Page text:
Success in genome sequencing and transgenics is paving the way for preparing a road map of functional genomics which is expected to correlate action of a gene to a trait in cellular and organismal context. Realizing the immense potential, various nations have provided huge in-put to researchers to initiate investigation on functional genomics of plants. Prominent among these are Plant Genomics Programs supported by the National Science Foundation USA, European Functional Genomics Program, Australian Centre for Plant Functional Genomics, Rice Simulator Program of Japan and Chinese Program on Functional Genomics of rice. The International Rice Research Institute (IRRI) has helped form an International Rice Functional Genomics Working Group. Most of these programs concern with development and application of tools and resources for genome-wide understanding of gene functions. This includes analysis of expression profiles, generation of mutants and tagged lines or target-specific silencing of genes, functional validation in transgenics, allele mining, comparative genomics and virtual plant concept (Ausubel, F. & Benfy, P. 2002. Plant Physiol. 129: 393, Harris, S.B. 2002. EMBO Rep. 3: 511). The initiation point of these investigations is either selected traits or a group of genes and in certain cases the whole transcriptome. Most of these approaches ultimately aim at providing input for marker-assisted breeding or genetic engineering of new crop varieties (Ronald, P. & Leung, H. 2002. 10 Science 296: 58). In appreciation of the potential and need of India, a meeting of Indian Rice Scientists and Scientists from IRRI was organized in New Delhi in May 2002. Deliberations of two days led to crystalization of the idea of forming a National Consortium for Functional Genomics of Rice (NCFGR). It was also decided to develop programs on the functional genomics of indica rice in selected areas. In parallel with 'Impact Research and Delivery' approach and the 'Strategic Research' approach are expected to unravel the function of most crucial group of genes from rice, i.e. signal transduction and transcription components. The analysis of the rice genome reveals that such genes might be represented by as much as 8000 genes. Their activity is responsible for perceiving environmental (abiotic and biotic) and intrinsic (developmental and hormonal) signals and prepare the plant to respond to adverse environment to survive and follow a set pattern of life-cycle. The program, therefore, starts with analysis of expression and data mining to select useful genes which would be target for functional validation.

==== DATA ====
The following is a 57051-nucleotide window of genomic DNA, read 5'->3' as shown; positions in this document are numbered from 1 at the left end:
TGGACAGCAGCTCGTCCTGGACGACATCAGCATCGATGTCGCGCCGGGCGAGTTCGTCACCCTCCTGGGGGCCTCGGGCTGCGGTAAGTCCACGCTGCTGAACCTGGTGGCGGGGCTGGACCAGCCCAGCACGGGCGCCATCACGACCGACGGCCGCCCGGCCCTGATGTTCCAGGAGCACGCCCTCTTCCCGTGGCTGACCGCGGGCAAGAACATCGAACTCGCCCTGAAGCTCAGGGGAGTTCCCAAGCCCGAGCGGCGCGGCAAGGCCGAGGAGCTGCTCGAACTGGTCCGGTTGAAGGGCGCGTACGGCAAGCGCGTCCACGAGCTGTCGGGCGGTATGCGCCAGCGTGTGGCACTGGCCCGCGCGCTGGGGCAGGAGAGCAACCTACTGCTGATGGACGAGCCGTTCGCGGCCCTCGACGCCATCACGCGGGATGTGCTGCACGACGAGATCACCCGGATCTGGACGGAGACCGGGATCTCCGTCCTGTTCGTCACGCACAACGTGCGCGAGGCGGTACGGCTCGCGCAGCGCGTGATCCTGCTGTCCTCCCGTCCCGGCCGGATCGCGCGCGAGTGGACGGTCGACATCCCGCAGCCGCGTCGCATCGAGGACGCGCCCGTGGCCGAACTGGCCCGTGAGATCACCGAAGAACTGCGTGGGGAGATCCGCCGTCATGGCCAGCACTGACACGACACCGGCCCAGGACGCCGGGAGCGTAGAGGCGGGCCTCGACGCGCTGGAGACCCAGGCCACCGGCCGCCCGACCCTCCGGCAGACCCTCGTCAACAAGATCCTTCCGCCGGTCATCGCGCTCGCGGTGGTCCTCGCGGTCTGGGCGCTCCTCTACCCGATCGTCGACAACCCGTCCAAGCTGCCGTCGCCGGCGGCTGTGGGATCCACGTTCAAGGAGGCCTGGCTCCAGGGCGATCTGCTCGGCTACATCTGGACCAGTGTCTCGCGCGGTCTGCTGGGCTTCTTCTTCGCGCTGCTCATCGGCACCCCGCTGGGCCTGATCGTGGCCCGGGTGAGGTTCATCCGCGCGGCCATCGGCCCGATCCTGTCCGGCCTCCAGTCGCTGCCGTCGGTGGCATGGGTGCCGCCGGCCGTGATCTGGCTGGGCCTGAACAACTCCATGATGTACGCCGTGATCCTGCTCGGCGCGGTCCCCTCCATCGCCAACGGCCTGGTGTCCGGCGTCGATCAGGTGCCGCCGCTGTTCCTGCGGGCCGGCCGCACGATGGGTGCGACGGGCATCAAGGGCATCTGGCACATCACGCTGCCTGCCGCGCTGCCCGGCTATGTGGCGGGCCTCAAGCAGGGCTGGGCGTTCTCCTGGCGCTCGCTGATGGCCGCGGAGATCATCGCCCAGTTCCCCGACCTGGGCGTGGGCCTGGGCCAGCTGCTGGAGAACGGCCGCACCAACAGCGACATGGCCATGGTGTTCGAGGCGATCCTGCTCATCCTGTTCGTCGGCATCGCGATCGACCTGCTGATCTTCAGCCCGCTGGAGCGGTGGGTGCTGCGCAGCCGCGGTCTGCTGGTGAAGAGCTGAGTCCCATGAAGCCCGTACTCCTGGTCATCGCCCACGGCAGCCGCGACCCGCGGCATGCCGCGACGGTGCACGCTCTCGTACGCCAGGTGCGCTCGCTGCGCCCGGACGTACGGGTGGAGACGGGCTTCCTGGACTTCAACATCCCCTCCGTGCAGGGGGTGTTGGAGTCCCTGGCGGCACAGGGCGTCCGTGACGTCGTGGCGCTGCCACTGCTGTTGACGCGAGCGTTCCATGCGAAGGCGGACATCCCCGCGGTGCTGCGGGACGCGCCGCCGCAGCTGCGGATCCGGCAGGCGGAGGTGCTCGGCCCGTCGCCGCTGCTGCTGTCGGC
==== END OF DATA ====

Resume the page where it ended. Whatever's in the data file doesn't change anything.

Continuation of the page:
The "Strategic Research" area project involves five institutions and thirteen scientists having prior experience in rice genetics, transgenics and genomics. At least four scientists from Delhi University South Campus (UDSC) and Indian Institute of Science (IISc) would work together to procure/design/develop a microarray system to analyze signal transduction ( e.g. kinases, receptors) and transcription factor genes. This would require in silico analysis of the whole genome and transcriptome-related information to be undertaken by UDSC and IISc. The selection of target genes will be based on their expression pattern during critical developmental windows of the rice plant (including seed development, meristem determination, floral initiation and reproductive organ development). For this, existing germplasm as well as germplasm developed by other network programs will be utilized and useful alleles will be identified. Selected crucial genes will be functionally validated in transgenics by over-expression and functional knockout approaches, to be-taken at UDSC, IISc, Madurai Kamraj University (MKU), Osmania University (OU) and the Directorate of Rice Research (DRR). Simultaneously, vectors for artificial target-specific gene silencing will also be developed and utilized. Specific technology development for functional genomics, viz, (a) targeted gene integration by homologous recombination (MKU), (b) efficient transformation of Indian genotypes (OU), and (c) germplasm resource, diversification and trials (DRR) would also be undertaken. It is expected that microarray analysis would narrow down to about 50 genes for functional analysis. For each gene, one over-expression and one knockout (antisense or RNAi) construct is to be made. In addition, there would be at least 50 constructs for stage-specific promoters. Thus, each group at UDSC and groups at DRR, IISc, MKU and OU would work with about 20 constructs to generate at least 10-20 independent transgenic lines for each and analyze them in network mode at To and TI generations. It is expected that 'Strategic Research' program would identify several useful genes for improvement of rice and related crops as well as validate their function for crop improvement.

    The IRRI platform would help development of international collaboration for functional validation and go on to resource and information sharing. Agreement of Scientists from Japan to be advisors and contributors of genomics resources has also been obtained. It may also be mentioned that functional genomics is a frontier area undergoing rapid development and would require regular moderation and flexibility to achieve the goals most rapidly. The 'Strategic Research' program would also share microarray platform and bioinformatics logistics with other areas of NCFGR. Looking at the potential of groups involved and a minimum need to achieve the objectives, a budget of Rs 670 millions has been approved. The present proposal has been developed by in-puts from participating labs which can take shape of a virtual institution in the area of 'Strategic Research' for gene discovery in rice. It is expected that in-put from IRRI, Phillipines, and NIAS, Japan, would greatly supplement our initiative, while efforts would be made to take advantage of other international programmes as well.

Donor varieties for important traits in rice

What's New
Physical Mapping
Sequencing Status
General Objectives